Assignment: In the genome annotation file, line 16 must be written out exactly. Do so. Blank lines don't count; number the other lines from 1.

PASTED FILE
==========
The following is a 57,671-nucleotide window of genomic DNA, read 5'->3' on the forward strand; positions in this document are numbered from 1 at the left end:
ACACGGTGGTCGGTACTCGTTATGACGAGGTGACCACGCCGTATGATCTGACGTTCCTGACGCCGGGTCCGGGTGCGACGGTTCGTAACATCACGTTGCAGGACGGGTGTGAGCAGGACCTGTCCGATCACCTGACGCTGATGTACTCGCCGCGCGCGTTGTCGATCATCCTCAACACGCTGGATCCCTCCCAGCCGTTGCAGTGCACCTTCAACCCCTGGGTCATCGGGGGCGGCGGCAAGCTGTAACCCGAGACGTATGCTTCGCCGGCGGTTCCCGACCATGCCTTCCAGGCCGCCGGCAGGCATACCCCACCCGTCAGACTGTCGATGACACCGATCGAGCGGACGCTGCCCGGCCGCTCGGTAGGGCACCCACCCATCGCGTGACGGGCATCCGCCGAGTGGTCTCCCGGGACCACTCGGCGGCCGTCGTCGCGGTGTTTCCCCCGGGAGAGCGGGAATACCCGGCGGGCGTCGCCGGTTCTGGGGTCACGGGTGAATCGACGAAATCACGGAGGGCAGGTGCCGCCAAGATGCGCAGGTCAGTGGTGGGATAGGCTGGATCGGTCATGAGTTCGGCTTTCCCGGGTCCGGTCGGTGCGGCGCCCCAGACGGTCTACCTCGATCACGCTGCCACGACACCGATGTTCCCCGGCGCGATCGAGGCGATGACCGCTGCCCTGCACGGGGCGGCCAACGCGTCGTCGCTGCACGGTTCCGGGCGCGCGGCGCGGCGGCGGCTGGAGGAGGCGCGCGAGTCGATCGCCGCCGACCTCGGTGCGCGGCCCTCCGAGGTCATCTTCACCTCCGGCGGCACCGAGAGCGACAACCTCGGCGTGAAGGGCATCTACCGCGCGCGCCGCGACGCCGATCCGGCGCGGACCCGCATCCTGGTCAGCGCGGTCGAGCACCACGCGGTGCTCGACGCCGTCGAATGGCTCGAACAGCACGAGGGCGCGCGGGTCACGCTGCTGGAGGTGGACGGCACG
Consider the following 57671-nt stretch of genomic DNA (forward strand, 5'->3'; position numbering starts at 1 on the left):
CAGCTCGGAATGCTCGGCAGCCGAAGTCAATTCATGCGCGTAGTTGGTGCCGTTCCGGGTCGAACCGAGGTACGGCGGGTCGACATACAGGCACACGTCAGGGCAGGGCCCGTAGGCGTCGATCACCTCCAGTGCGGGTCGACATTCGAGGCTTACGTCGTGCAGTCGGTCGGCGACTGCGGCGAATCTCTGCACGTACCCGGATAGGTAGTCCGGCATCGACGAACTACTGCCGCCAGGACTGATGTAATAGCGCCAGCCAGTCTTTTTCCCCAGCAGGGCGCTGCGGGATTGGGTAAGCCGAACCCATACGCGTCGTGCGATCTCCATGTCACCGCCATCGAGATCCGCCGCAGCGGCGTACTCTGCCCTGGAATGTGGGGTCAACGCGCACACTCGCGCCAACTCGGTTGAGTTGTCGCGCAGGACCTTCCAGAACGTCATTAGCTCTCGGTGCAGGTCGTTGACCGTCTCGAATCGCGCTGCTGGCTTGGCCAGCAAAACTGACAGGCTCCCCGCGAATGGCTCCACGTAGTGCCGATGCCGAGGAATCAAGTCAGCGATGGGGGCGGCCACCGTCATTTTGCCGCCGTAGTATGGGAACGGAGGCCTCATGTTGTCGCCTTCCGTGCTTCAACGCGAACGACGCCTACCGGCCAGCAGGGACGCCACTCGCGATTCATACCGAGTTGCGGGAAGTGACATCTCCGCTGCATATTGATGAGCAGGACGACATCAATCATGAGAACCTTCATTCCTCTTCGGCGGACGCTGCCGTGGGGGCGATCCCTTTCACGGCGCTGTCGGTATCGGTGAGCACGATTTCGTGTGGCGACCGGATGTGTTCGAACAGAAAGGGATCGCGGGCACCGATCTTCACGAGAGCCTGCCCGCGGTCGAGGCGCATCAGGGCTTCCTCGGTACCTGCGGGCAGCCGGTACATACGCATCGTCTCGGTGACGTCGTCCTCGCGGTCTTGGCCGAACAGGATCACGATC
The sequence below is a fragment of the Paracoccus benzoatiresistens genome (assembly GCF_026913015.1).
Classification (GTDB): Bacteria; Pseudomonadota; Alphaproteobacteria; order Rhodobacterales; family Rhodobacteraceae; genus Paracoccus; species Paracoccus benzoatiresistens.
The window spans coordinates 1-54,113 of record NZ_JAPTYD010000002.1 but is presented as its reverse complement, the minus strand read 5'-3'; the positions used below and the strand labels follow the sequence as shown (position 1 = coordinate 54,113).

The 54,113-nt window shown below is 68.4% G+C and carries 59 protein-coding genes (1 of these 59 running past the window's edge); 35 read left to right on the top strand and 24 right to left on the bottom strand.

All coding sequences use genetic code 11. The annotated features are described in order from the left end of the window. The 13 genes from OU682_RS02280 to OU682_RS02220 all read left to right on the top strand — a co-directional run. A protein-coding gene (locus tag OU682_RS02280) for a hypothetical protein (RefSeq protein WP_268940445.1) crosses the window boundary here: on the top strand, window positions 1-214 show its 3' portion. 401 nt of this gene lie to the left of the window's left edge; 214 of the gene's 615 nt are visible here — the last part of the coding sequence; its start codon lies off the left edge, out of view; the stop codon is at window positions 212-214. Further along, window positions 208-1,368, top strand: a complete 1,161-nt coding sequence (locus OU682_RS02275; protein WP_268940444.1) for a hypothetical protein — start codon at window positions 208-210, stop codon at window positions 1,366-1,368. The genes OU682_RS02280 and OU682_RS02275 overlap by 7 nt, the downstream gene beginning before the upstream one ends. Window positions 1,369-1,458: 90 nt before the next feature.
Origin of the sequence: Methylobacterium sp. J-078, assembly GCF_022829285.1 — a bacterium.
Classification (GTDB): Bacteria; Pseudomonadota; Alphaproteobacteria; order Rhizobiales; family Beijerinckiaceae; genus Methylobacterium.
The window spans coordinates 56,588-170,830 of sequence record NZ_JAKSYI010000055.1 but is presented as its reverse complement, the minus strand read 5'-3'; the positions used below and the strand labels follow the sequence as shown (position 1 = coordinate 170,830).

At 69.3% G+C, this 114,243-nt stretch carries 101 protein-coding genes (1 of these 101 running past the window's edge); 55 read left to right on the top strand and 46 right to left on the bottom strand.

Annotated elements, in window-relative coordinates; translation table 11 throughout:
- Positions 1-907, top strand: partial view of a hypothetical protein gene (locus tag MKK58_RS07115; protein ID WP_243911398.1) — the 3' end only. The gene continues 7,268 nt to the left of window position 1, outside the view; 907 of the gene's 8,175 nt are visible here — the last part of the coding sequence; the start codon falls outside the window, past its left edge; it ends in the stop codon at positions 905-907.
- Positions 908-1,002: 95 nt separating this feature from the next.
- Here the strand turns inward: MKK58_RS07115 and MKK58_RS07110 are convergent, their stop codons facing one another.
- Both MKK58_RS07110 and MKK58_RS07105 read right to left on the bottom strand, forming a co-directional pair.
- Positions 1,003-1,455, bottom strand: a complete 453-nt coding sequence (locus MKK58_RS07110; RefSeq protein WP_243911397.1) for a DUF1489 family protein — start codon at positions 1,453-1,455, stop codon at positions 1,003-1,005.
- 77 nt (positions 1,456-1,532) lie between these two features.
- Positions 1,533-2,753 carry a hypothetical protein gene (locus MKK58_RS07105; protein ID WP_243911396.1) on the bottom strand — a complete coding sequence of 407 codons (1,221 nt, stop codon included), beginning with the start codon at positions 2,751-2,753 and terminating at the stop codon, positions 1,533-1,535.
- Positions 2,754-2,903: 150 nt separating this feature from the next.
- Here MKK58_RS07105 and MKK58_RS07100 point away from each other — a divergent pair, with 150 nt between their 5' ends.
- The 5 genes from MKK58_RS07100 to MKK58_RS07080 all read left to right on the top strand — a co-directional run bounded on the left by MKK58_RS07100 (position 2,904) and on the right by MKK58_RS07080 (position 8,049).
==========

- Positions 908-1,002: 95 nt separating this feature from the next.